Going on holiday during the summer can be difficult if you’re a gardener. With the British weather notoriously unpredictable, you could easily return to wind and rain-battered plants or containers full of dried up twigs.
The perfect solution is to find a friend or neighbour to keep an eye on things, water if there’s a heatwave, pick sweet peas and beans to keep them producing and courgettes to stop them turning into marrows. But what if there’s no one to help?
Here are some steps you can take to make sure your garden survives the holiday separation.
• Move plants in containers out of direct sun into somewhere shadier and make sure they’re not sheltered from the rain by overhanging porches or house eaves. Standing them in saucers or trays will help conserve moisture while grouping them together makes it easier if someone’s coming in to water.
• Invest in a drip irrigation system for thirsty crops, such as tomatoes, or make your own using plastic bottles with small holes punched into the lid. Water the soil well then fill the bottle with water, put the lid back on and place the bottle upside down into the pot making sure it won’t fall over.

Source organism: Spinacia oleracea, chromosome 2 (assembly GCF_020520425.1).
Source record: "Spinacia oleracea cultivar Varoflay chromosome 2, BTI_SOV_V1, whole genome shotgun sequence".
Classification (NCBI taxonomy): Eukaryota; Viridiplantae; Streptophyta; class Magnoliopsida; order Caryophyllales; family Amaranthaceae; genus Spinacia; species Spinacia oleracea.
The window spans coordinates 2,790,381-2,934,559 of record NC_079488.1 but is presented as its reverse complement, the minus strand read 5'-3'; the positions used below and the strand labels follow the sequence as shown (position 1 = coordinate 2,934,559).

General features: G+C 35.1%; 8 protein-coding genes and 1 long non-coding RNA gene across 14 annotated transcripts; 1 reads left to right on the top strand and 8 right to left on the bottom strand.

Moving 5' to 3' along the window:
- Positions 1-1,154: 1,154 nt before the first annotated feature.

• Deadhead thoroughly including any flowers that have opened but will be over before you return from holiday.
• Get on top of the weeding before you leave, especially weeds that seed freely such as dandelions and bitter cress.
• Stake tall plants to prevent wind damage, in particular any with large flower heads, such as sunflowers or dahlias.
• Harvest your fruit and veg and either eat, freeze or give it away. If you’re on holiday for more than a few days, pick baby veg, including beans and courgettes, to keep the plants productive.
• Mow the lawn and do the edges as there’s nothing worse than coming home from holiday to a meadow.
• Check the weather forecast: water everything thoroughly if it’s going to be dry and just the greenhouse if a monsoon is expected.